If you, like us, were super busy last week and couldn't deign to keep tabs on your regular design blogs, don't worry. You didn't miss much. T'was a lean week. But never fear, here are the hard won design diamonds in the digital rough from the last week. Enjoy!
Michele Daneluzzo: Primitive Knife
Italian product designer has produced this minimalist-futurist-throw-back for Italian brand Del Ben. Super nice, super sleek, and available in either polished or blasted steel, this gorgeous (albeit potentially non-utilitarian) object is winner we love. (via Dezeen.)
H20 @ 24hz
Check out this video that has been floating around the blogs for a little over a week. It's water, run through a hose, attached to a speaker, that is emitting a tone at 24hz. Evidently, when observed through the human eye, nothing seems to happen but shaky water. But when filmed at 24 frames/second, the water appears to be moving along a strict sine curve. Very cool. Watch the video here.
Mark Bramley: landscapes
Car photographer by day (or by some days), this awesome photographer goes out in search of stunning and profoundly empty landscapes on his off days. These are three of my favorites, but his website exhibits his true breadth of work. It also will make you a PDF of your favorite photos on the Lightbox tab, which is ridiculously awesome. (via It's Nice That.)
Ben Kafton: architectural graphic screen prints
If you're like me, you love everything involving architectural drawings and graphics, especially when they're made into art objects (screen prints?! Yes, thanks) AND they also look like they were touched by a constructivist or a mellow Dada-ist. I found this guy on Design Milk, but please check out his Etsy shop, which has images of his other, well priced prints.
Forma & Co: Re-Vision postcards
This Spanish graphic firm has produced re-hashed iconographic versions of already famous cultural icons. From the Avengers to Kiss, this deck of postcards remakes popular characters--from the Hulk to Jesus Christ--in their own, tight, concise image, and I can't get enough of them. Check out the full spectrum on their website. (via Wanken.)
The Feltron Report, 2013
First shared with me by one of my best friends a couple years ago, this guy is a hero. Nicholas Felton painstakingly documents several aspects of his life, every day, each year, and then produces a booklet of infographics visualizing his life data. He's received numerous awards and been featured in important design publications, and his work is, personally, an inspiring body of information on how we life our lives. See his work from this year and before on his website.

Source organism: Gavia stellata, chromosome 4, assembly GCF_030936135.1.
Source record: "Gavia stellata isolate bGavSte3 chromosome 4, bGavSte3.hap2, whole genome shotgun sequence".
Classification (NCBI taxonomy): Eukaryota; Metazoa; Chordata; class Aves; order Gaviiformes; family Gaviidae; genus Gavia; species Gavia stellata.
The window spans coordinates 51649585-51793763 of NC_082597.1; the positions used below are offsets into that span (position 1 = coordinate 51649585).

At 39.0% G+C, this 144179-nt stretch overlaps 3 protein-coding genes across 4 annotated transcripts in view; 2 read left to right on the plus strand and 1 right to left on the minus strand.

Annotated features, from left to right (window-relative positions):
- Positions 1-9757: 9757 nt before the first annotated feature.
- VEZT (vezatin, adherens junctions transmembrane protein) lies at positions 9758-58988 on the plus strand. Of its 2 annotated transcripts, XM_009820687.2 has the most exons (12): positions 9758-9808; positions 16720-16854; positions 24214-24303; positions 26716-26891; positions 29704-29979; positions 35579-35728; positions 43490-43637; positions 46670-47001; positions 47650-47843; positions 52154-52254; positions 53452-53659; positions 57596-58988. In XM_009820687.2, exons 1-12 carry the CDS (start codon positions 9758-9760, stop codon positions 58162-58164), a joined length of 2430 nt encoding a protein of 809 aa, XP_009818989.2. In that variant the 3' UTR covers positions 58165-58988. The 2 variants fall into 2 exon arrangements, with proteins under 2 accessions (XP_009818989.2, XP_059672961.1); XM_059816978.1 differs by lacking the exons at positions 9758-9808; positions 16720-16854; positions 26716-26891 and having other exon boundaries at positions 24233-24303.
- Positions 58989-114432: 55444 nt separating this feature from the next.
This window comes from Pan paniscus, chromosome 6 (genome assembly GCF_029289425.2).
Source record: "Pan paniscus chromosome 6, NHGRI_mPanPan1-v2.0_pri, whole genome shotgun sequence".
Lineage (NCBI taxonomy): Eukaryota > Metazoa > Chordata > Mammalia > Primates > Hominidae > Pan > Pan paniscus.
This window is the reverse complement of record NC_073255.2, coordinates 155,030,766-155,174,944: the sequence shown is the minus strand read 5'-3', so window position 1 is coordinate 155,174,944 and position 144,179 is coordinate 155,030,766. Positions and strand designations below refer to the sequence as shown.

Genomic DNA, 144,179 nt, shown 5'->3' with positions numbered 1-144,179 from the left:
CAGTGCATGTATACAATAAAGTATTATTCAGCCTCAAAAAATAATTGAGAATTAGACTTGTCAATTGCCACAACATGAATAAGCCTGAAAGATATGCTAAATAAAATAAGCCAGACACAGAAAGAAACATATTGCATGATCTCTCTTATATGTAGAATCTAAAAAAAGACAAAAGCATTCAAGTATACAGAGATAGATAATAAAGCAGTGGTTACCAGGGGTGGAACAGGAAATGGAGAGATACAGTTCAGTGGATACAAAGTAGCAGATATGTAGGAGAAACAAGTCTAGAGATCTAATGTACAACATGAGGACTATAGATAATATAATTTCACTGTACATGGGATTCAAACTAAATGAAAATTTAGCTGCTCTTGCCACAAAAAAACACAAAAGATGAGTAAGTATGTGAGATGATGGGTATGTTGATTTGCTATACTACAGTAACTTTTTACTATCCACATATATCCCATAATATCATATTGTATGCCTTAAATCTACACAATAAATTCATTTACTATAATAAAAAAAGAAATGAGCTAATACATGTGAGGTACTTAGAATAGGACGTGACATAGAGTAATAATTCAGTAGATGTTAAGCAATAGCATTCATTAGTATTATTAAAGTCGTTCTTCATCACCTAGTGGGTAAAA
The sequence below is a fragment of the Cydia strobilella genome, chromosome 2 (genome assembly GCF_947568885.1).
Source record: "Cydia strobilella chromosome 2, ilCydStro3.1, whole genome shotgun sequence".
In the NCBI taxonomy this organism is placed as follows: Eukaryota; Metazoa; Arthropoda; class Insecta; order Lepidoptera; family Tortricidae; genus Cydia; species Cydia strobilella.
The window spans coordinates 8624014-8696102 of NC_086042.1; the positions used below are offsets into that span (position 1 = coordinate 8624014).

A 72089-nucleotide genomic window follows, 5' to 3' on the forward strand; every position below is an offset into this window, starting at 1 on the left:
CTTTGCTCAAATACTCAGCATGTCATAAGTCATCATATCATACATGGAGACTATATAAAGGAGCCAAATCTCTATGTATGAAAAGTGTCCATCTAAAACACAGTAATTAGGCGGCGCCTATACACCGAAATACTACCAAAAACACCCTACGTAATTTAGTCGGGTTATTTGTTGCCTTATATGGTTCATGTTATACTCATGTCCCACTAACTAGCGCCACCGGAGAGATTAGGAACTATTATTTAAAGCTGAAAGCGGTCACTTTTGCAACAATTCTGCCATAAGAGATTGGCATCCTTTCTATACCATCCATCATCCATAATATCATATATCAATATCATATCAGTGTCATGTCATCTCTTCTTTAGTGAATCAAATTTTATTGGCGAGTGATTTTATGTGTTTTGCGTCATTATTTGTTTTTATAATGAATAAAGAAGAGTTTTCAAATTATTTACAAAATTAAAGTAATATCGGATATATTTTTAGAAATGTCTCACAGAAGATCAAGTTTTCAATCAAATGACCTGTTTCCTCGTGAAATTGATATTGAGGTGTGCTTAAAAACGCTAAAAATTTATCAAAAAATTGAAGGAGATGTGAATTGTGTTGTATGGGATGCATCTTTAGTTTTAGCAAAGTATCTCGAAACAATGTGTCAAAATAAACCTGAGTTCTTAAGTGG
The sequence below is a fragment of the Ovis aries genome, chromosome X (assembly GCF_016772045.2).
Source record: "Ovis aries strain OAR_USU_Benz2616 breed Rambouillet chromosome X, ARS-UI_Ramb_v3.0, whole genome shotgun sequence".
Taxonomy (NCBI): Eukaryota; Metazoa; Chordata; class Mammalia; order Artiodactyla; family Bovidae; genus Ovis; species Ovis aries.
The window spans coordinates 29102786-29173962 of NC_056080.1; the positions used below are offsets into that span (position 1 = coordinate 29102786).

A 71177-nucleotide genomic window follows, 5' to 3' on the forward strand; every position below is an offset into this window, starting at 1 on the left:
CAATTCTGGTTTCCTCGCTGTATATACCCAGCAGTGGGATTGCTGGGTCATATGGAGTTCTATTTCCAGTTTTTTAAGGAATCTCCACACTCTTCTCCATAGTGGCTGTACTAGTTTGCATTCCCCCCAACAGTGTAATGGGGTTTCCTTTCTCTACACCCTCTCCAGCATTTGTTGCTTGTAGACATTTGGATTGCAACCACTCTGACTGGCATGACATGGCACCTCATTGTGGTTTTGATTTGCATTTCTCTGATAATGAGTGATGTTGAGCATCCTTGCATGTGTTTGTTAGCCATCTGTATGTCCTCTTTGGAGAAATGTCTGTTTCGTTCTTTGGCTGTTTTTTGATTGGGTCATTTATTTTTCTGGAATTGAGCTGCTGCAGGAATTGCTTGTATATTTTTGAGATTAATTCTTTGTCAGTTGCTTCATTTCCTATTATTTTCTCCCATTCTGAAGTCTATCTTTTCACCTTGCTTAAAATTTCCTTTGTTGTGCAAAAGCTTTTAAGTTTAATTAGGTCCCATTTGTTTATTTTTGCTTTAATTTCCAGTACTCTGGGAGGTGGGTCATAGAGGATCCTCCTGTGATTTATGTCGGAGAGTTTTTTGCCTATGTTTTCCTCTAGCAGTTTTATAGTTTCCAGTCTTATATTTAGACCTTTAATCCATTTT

The Miracle Pine Tree
Two years after the earthquake/tsunami that devastated much of Japan, they are commemorating a new memorial.
The only tree to survive the tsunami out of a forest of 70,000 in Iwate prefecture was an 88 foot tall pine tree, "The Miracle Pine Tree." Due to super high salinity in the soil because of the wave, the tree eventually died, but was felled and immortalized in life sized casts. At first I thought maybe they were constructing a monument around the living tree, which would have been more interesting as far as architecture and memory go, but is still an awesome project. (via Colossal.)
McBride Charles Ryan: Yardmaster's Building
This project is an all around winner. This firm has built this "jewel box in a junk-heap", a building for the administration of a train yard in Melbourne, Australia. This project is everything right with current fads of ornament, in my opinion. The material of the skin will patina with age, blending it intellectually, materialistically, and visually with the surrounds of the train yard. And even though the patterns are completely imported from foreign cultures and locales, the way it is asymmetrically used to order permeations in the membrane (aka windows) is fabulous. Love, all around. Check out more photos and a write up from the firm on Contemporist.
Ptizker 2013: Toyo Ito
For those of you not yet in the know, Japan-based international architectural institution Toyo Ito has been awarded the 2013 Pritzker Prize (commonly referred to as the combo Nobel and Pulitzer prize of architecture) . Huzzah. Keep an eye out for interviews and recaps of his work, which already abound on any and all architecture blogs out there.